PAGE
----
@Scottish Youth Theatre as part of the Scottish Queer International Film Festival

Opening in a Los Angeles supermarket, White Rabbit thrusts us into one of central character Sophia’s performance art pieces without context, bemusing us as much as the shoppers that surround her. In the following scenes, as she peels off her wig and scrubs off makeup, the character underneath emerges: a free-spirited but anxious artist struggling to make ends meet and trying to move on from a recent breakup.

The plot moves us through a brief period in Sophia’s life as she encounters Victoria, a photographer who seems as equally creative and forward-thinking as the protagonist. The pair spend several days together, conveyed through a montage of party gatherings and art events, until Victoria leaves to spend a week working in New York. It is at this point that the dizzy romantic high begins to fizzle for Sophia as she, and the audience, realise the reality behind the euphoria.

Lead performers Vivian Bang (Sophia) and Nana Ghana (Victoria) are key to the film’s charm. They are engaging, animated and funny, and Bang’s ad-libbed lines make some scenes feel documentary-like and others hilariously wacky — highlights include an argument between Sophia and Victoria outside a restaurant and a spur-of-the-moment therapy session with a stranger. Both have the SQIFF audience in fits of laughter. The soundtrack is also a winner, with alt-pop and indie music from the likes of Mirah and Big Thief that mirrors Sophia’s LA hipster lifestyle and helps add to the upbeat atmosphere of artsy ‘coolness’.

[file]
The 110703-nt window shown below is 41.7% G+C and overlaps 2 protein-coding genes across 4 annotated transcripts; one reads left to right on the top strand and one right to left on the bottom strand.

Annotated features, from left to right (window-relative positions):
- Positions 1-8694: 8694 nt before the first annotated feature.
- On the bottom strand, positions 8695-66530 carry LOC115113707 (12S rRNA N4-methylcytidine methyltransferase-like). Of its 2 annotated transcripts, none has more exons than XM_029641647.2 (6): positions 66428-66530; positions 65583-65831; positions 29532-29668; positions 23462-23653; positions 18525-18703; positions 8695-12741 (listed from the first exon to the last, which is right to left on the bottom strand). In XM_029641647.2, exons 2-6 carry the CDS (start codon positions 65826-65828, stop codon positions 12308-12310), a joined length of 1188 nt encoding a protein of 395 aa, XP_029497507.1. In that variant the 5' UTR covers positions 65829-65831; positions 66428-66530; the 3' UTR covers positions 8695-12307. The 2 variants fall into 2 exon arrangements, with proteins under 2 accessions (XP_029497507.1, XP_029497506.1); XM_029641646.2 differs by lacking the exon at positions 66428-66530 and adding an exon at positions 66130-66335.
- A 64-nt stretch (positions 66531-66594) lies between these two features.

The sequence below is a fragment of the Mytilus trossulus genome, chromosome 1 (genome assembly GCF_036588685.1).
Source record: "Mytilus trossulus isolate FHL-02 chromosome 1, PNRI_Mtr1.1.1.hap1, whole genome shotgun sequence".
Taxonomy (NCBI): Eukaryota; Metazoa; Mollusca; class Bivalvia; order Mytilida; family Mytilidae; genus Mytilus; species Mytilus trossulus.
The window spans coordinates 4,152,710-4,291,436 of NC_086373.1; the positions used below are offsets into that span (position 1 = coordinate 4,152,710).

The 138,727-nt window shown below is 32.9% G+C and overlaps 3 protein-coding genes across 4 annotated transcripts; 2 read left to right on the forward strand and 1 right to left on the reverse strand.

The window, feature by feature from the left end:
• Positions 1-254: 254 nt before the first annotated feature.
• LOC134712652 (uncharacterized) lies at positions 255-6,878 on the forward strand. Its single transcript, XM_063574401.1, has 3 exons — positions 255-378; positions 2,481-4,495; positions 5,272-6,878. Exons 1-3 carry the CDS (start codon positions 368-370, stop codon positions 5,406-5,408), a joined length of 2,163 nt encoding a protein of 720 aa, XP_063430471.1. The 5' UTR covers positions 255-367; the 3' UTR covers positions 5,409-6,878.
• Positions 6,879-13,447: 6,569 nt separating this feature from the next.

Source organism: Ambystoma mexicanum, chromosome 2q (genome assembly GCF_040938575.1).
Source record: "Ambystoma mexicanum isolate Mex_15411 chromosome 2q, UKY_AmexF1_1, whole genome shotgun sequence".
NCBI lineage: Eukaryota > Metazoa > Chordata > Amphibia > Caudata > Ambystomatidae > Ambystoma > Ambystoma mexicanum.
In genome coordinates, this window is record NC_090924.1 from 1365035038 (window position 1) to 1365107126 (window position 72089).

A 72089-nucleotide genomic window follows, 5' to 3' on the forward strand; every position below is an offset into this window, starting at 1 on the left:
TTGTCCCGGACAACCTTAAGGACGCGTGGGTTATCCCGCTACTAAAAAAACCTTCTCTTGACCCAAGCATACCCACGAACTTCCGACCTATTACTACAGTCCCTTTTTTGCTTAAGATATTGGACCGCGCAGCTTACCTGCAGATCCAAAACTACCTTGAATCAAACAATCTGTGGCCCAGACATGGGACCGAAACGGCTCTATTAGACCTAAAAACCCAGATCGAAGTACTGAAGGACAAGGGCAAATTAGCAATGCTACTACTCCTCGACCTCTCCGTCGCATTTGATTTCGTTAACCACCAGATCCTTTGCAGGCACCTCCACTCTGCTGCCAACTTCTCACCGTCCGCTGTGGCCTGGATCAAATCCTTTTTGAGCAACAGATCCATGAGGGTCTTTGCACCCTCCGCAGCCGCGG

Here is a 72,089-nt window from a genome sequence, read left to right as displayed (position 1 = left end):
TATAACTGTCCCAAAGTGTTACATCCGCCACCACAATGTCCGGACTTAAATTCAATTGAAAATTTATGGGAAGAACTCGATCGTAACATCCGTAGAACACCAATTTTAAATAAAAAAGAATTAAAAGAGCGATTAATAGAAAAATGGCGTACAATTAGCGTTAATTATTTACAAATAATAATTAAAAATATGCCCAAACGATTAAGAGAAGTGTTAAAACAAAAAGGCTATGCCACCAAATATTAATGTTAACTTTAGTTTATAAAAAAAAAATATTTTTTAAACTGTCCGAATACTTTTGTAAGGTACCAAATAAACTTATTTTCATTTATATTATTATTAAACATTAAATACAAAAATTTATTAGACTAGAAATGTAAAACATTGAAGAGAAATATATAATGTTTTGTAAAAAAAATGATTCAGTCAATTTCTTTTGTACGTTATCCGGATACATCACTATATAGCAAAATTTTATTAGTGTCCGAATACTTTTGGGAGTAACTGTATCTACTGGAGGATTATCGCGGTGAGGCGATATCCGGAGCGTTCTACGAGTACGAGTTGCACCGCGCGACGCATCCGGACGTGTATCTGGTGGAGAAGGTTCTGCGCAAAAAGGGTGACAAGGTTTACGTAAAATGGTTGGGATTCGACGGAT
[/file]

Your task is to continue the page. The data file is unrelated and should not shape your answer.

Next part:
Where the film falls short is perhaps in its narrative simplicity. A very brief webcam scene with Sophia’s Korean mother feels like a missed opportunity for further character development. Likewise, one flashback scene to Sophia’s previous relationship provides emotional insight but isn’t touched on in any detail outside of this moment. Even the performance art scenes, while oddly engaging, could have been used to illuminate Sophia’s psyche even more. As a result, what seems intended to be a profound, moving finale scene doesn’t hold much weight after the modest 71-minute running time.

White Rabbit is mostly a success as a platform for its actors’ talents — Bang and Ghana entertain and showcase themselves as comedic and bold performers. In some ways it feels an odd choice as SQIFF’s closing night centrepiece, though. It’s competent, engaging enough, and makes us laugh in the right places, but doesn’t leave us with too much else to ponder after the credits roll.